I dinnae hae th' Irish, anely a wee bit o' Scots Gaelic, but I'm wi' Sean an' th' ithers whae think "Musha ring" comes frae wairds our Modern English/American ears hear as "nonsense."
Allow me tae present ye wi' a relatit example: growin' up subjectit tae Peter, Paul, an' Mary's rendition o' sangs, I thocht for years that th' followin' wairds were "jist nonsense syllables:"
"Shool, shool, shool-a-roon, / shool-a-rack-shack / shool-a-bob a-coon..."
These wairds were pairt o' th' chorus tae th' auld sang aboot th' lass lamentin' that, as usual, "Johnny's gane for a soldier..." Weel, I haed ma suspicions that I wisnae gettin' th' hale story wi' that odd "nonsense" chorus, an' sure eno'!!! I went tae a sang wairkshop at an Irish festival in Alaska, an' there wis a fellow teachin' us th' proper Irish wairds.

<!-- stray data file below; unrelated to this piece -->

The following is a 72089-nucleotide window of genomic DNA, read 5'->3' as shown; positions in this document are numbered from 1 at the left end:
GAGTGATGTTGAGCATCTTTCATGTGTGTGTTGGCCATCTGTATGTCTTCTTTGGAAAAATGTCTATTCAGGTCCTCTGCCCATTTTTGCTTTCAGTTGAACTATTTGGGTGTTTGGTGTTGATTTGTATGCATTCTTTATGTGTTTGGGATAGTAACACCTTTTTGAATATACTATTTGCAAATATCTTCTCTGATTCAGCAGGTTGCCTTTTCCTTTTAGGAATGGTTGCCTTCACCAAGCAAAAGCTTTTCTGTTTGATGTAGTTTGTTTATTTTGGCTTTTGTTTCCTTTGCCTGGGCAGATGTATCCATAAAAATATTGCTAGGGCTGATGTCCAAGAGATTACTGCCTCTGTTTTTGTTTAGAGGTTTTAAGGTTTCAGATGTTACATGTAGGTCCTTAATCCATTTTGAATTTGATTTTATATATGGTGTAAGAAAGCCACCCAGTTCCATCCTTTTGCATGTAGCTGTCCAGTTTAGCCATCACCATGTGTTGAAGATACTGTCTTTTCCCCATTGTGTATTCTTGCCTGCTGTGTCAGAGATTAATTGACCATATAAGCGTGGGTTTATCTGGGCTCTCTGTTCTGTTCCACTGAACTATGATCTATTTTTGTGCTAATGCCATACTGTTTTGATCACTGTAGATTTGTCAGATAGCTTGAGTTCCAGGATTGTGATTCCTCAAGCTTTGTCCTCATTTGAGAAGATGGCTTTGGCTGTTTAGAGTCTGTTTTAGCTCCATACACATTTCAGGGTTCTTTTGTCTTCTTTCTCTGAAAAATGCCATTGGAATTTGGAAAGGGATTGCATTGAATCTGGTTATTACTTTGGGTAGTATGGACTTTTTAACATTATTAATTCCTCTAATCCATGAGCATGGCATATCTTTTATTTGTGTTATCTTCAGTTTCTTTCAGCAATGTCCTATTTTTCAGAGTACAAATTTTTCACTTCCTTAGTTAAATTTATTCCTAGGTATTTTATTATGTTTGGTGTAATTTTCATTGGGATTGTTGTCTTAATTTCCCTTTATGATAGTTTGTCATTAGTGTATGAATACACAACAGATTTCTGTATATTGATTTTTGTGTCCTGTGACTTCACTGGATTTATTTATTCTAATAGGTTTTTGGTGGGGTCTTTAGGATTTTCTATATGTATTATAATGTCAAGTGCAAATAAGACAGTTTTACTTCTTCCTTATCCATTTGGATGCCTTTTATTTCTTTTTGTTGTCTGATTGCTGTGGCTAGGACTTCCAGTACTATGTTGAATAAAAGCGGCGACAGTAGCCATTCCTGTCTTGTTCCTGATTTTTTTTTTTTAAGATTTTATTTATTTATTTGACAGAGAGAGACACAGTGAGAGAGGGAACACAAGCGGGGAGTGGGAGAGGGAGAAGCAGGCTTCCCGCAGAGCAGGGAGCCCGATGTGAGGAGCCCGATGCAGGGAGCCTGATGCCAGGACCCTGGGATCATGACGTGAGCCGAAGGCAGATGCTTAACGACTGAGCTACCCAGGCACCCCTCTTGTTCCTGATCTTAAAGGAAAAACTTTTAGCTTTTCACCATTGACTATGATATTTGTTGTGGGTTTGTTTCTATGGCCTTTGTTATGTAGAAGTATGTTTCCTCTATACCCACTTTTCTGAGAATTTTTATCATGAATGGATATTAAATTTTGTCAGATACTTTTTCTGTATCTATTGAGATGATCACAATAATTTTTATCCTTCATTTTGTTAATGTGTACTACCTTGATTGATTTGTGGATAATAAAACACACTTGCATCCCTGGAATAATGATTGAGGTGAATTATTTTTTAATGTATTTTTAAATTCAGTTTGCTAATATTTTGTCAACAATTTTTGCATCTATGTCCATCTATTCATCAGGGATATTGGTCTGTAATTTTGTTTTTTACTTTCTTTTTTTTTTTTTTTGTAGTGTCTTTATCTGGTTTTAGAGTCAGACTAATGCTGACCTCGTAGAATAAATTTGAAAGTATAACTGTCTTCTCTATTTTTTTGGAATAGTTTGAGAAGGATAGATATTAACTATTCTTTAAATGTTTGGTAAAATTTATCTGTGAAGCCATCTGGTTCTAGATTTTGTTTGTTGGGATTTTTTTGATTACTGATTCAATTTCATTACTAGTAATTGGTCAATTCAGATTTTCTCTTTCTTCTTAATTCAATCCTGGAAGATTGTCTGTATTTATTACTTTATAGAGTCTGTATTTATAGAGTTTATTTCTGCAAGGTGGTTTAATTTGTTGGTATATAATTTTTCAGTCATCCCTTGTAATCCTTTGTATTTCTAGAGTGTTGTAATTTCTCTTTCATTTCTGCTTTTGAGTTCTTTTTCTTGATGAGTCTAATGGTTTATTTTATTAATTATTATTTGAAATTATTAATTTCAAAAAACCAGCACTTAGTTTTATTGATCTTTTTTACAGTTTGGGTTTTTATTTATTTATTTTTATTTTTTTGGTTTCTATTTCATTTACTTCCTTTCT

"Shool-a-run" actually comes frae th' Irish Gaelic (forgie me for wrichtin' Scots Gaelic an' omittin' accents, I dinnae hae th' Irish wairds printit oot) wairds "Siubhal"--meanin' travel-- an' "Run" meanin' someane verra dear. So th' narrator's nae babblin' like an' eejit, she's lamentin' th' fact that her love maun gae travellin' aff, an' possibly sayin' sumpit tae th' effect o' "sure, gae aff an' leave me, I'll jist sit here on ma hill wi'oot ma spinnin' wheel an' SUFFER..."
I'm thinkin' tis time tae lay this ane afore oor resident Mudcat Irish scholars. Onyane oot there wi' a facility for Irish an' eno' vocabulary/interpretion skills tae render "Musha-ring..." in th' auld Mither Tongue? Barrin' that, onyane oot there wi' eno' Irish tae tell me aff, an' laugh in ma face because ye ken it really IS nonsense, sairvin' tae cover up sumpit waurse?!?
maist humbly submitted,